(WHTM) – Most Pennsylvanians probably can’t tell you what the Commonwealth Court does, but whether you know it or not, it’s the court that affects our daily lives more directly than any other.

Next Tuesday, Pennsylvania will select the next judge to sit on that court.

Republican candidate Megan Martin described Commonwealth Court as “a very special court. There’s no other court in the country like it.”

Pennsylvania’s Commonwealth Court is unique to Pennsylvania. It hears cases involving state and local governments and recently decided public school funding is unconstitutionally inequitable and that the state’s entry into a greenhouse gas initiative is also unconstitutional.

Martin said, “I have one-of-a-kind experience for our one-of-a-kind Commonwealth Court.”

Martin, from Cumberland County, clerked for a Lancaster County judge, was an attorney in the Tom Ridge and Tom Corbett administrations, a civilian lawyer for the Navy, and is the only woman to serve as secretary parliamentarian in the Pennsylvania Senate. Experience in all three branches of government that she calls a plus.

“It’s not the judges,” said Martin. “I think knowing the legislative process most certainly will give me incredible insight that I can bring to the Commonwealth Court. There are very few people who understand what I understand about our state government.”

Her opponent, Philadelphia Democrat Matt Wolf, says he wants to be on the court he so “can stand up for people’s civil rights.”

Wolf was a private practice civil rights attorney. He served two tours with the Army in Iraq and Afghanistan earning a Bronze Star and spent the last six years as a judge in Philly. He’s also on the ballot for that seat on Commonwealth Court Tuesday. He says if the race is about qualifications, he wins.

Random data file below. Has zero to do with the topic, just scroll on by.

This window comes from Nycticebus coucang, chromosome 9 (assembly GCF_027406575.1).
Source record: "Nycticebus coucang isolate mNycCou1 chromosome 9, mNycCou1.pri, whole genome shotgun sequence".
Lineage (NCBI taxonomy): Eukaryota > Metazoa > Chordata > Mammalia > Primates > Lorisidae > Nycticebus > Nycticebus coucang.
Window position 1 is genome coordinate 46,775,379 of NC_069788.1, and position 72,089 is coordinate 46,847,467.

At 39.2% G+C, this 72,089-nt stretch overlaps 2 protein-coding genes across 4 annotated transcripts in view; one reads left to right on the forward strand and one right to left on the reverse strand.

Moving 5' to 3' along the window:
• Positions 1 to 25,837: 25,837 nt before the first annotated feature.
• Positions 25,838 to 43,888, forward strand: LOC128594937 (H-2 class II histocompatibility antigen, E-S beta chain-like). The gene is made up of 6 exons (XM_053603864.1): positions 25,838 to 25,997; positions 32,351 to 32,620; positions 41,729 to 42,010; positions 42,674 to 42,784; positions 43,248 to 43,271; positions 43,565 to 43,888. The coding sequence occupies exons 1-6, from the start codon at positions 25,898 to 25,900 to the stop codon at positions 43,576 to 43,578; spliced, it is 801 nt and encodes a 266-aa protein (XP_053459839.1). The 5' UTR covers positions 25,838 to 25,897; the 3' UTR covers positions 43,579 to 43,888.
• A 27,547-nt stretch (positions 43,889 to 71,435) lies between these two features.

“After 25 years of litigation experience, I’m a trial attorney, I’m a judge, and my opponent is neither a trial attorney nor does she have judicial experience,” said Wolf.

Though unlikely anytime soon, if an abortion case were brought, the Commonwealth Court is likely the first stop. Both say they’d follow the law. But added this…

“I think that reproductive freedom is one of the civil rights that’s important under the United States Constitution and the Pennsylvania Constitution,” said Wolf

“I’m going to apply the law as our General Assembly wrote it, not going to legislate from the bench. I know my lane and I’m going to stay in my lane,” said Martin.

Both have the same recommended rating by the Pennsylvania Bar.

Their closing arguments?

Wolf said, “Judges have tremendous influence over whether the government can take advantage of people, both in terms of criminal law, how far are the police allowed to go, and in terms of the state of Pennsylvania creeping into people’s homes and taking away rights? My job as a judge on the Commonwealth Court is to keep the government in check.”

Martin said, “I’m going to be a judge who’s not afraid to hold our government accountable because just as you and I and all the good people of this great Commonwealth have to follow the law, so too does our government.”

There are currently eight judges on the Commonwealth Court; Five Republicans, three Democrats. Seven women, and one man.

Election day is Tuesday.

Just a reminder, your county election office needs to have your completed ballots by Tuesday at 8 p.m. for them to count.